When you call an overloaded function, mypy will infer the correct return type by picking the best matching variant, after taking into consideration both the argument types and arity. However, a call is never type checked against the implementation. This is why mypy will report calls like mouse_event(5, 25, 3) as being invalid even though it matches the implementation signature.

If there are multiple equally good matching variants, mypy will select the variant that was defined first. For example, consider the following program:

# For Python 3.8 and below you must use `typing.List` instead of `list`. e.g.
# from typing import List
from typing import overload

def summarize(data: list[int]) -> float: ...

def summarize(data: list[str]) -> str: ...

def summarize(data):
    if not data:
        return 0.0
    elif isinstance(data[0], int):
        # Do int specific code
        # Do str-specific code

# What is the type of 'output'? float or str?
output = summarize([])

The summarize([]) call matches both variants: an empty list could be either a list[int] or a list[str]. In this case, mypy will break the tie by picking the first matching variant: output will have an inferred type of float. The implementor is responsible for making sure summarize breaks ties in the same way at runtime.

However, there are two exceptions to the “pick the first match” rule. First, if multiple variants match due to an argument being of type Any, mypy will make the inferred type also be Any:

dynamic_var: Any = some_dynamic_function()

# output2 is of type 'Any'
output2 = summarize(dynamic_var)

Second, if multiple variants match due to one or more of the arguments being a union, mypy will make the inferred type be the union of the matching variant returns:

some_list: Union[list[int], list[str]]

# output3 is of type 'Union[float, str]'
output3 = summarize(some_list)


Due to the “pick the first match” rule, changing the order of your overload variants can change how mypy type checks your program.

To minimize potential issues, we recommend that you:

  1. Make sure your overload variants are listed in the same order as the runtime checks (e.g. isinstance checks) in your implementation.

  2. Order your variants and runtime checks from most to least specific. (See the following section for an example).

Type checking the variants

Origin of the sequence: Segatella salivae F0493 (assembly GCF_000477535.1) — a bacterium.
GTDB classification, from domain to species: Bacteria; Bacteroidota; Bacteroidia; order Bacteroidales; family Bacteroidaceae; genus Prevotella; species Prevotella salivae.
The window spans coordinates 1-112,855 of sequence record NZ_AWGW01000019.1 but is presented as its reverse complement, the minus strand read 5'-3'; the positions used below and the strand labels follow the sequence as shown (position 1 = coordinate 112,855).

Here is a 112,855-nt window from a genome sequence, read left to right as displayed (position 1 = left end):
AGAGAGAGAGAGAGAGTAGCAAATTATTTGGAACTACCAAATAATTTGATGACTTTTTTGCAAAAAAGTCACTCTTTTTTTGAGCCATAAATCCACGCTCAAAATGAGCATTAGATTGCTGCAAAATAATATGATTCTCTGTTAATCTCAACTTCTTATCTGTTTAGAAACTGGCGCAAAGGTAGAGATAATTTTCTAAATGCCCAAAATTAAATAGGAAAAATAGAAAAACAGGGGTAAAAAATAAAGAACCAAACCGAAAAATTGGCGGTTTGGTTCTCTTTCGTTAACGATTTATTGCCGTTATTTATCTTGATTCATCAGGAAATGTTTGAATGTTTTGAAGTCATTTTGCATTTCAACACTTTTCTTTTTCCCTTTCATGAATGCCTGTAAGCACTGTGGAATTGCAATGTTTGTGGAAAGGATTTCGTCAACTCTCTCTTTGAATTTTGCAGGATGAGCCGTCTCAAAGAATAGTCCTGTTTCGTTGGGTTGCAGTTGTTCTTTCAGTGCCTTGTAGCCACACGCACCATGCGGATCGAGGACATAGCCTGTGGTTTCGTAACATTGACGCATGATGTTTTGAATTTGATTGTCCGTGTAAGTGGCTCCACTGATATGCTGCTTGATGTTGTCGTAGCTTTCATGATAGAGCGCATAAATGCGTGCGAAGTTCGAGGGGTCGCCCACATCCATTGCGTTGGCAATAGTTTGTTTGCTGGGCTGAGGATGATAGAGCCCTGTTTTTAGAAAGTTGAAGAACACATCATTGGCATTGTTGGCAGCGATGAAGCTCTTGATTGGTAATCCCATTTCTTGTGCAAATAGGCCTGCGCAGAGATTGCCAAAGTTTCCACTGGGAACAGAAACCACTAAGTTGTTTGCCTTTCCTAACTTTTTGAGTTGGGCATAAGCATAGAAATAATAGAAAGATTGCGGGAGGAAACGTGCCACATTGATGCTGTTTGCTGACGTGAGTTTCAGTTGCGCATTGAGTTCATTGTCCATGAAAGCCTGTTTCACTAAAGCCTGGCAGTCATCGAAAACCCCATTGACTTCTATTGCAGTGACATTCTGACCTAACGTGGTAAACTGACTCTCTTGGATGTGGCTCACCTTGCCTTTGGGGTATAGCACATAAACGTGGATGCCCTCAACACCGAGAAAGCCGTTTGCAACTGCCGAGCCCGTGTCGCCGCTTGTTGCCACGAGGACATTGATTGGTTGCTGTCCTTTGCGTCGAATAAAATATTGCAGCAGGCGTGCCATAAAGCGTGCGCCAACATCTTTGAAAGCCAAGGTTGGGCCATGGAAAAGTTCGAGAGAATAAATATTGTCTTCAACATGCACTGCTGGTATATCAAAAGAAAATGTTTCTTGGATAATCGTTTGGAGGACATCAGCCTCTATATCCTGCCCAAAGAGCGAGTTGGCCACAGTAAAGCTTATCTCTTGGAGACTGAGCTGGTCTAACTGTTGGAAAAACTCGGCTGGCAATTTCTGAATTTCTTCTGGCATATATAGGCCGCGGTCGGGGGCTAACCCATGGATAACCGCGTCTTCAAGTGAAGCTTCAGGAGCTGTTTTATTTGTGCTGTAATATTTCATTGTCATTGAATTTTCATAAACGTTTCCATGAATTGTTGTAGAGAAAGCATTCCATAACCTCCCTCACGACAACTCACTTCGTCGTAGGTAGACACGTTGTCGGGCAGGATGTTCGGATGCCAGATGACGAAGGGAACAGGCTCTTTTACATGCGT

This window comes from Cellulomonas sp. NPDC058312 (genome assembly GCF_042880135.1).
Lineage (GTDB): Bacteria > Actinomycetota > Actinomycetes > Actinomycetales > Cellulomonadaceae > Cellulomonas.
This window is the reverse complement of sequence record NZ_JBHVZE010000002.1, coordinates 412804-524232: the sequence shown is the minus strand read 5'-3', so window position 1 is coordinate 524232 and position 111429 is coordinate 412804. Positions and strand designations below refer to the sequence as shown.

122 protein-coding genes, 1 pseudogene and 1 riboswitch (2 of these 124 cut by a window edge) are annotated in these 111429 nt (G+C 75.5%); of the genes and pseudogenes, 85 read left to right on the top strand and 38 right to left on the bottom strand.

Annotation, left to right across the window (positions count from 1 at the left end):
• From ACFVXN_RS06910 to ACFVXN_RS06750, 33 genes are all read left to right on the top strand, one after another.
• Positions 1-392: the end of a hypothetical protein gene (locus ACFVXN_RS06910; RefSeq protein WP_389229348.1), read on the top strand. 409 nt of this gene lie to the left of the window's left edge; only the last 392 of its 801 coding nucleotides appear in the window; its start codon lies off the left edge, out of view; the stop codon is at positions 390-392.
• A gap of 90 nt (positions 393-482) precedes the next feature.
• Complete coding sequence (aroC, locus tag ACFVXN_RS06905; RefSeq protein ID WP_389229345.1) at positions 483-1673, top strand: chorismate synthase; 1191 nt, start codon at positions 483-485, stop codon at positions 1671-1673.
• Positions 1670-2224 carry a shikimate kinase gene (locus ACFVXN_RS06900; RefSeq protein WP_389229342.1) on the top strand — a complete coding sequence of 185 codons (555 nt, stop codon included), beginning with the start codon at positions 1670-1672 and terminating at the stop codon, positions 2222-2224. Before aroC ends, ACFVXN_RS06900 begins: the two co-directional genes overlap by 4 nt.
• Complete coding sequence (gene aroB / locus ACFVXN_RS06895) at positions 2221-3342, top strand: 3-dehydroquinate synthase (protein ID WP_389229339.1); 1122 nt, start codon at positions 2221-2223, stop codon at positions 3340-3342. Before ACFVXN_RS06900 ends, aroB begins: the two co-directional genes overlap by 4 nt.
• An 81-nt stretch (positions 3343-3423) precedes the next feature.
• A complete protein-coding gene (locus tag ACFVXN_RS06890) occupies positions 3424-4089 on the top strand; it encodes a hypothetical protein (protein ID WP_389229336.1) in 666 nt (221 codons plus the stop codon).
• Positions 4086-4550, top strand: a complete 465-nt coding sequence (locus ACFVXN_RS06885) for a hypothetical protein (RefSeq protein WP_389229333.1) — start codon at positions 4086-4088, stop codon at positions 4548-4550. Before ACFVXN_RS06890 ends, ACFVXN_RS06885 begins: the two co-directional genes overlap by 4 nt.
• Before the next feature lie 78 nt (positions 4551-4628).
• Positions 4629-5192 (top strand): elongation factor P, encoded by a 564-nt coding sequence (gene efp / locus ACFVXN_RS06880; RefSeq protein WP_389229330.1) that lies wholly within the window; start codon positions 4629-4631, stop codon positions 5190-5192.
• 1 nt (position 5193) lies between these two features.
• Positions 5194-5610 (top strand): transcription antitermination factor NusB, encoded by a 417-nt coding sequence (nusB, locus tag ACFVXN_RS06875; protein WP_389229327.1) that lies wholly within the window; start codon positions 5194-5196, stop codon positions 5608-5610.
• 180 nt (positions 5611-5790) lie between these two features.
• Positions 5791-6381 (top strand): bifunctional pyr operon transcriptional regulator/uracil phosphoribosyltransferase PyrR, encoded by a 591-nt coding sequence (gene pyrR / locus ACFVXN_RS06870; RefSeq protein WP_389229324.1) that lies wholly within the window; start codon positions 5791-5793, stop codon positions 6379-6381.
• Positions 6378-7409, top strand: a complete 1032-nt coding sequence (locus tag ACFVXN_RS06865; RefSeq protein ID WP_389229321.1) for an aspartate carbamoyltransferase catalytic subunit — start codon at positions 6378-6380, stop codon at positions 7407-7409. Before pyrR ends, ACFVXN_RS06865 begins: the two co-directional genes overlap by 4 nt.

Mypy will perform several checks on your overload variant definitions to ensure they behave as expected. First, mypy will check and make sure that no overload variant is shadowing a subsequent one. For example, consider the following function which adds together two Expression objects, and contains a special-case to handle receiving two Literal types:

from typing import overload, Union

class Expression:
    # ...snip...

class Literal(Expression):
    # ...snip...

# Warning -- the first overload variant shadows the second!

def add(left: Expression, right: Expression) -> Expression: ...

def add(left: Literal, right: Literal) -> Literal: ...

def add(left: Expression, right: Expression) -> Expression:
    # ...snip...

While this code snippet is technically type-safe, it does contain an anti-pattern: the second variant will never be selected! If we try calling add(Literal(3), Literal(4)), mypy will always pick the first variant and evaluate the function call to be of type Expression, not Literal. This is because Literal is a subtype of Expression, which means the “pick the first match” rule will always halt after considering the first overload.

Because having an overload variant that can never be matched is almost certainly a mistake, mypy will report an error. To fix the error, we can either 1) delete the second overload or 2) swap the order of the overloads:

# Everything is ok now -- the variants are correctly ordered
# from most to least specific.

def add(left: Literal, right: Literal) -> Literal: ...

def add(left: Expression, right: Expression) -> Expression: ...

def add(left: Expression, right: Expression) -> Expression:
    # ...snip...

Mypy will also type check the different variants and flag any overloads that have inherently unsafely overlapping variants. For example, consider the following unsafe overload definition:

from typing import overload, Union

def unsafe_func(x: int) -> int: ...

def unsafe_func(x: object) -> str: ...

def unsafe_func(x: object) -> Union[int, str]:
    if isinstance(x, int):
        return 42
        return "some string"

On the surface, this function definition appears to be fine. However, it will result in a discrepancy between the inferred type and the actual runtime type when we try using it like so:

some_obj: object = 42
unsafe_func(some_obj) + " danger danger"  # Type checks, yet crashes at runtime!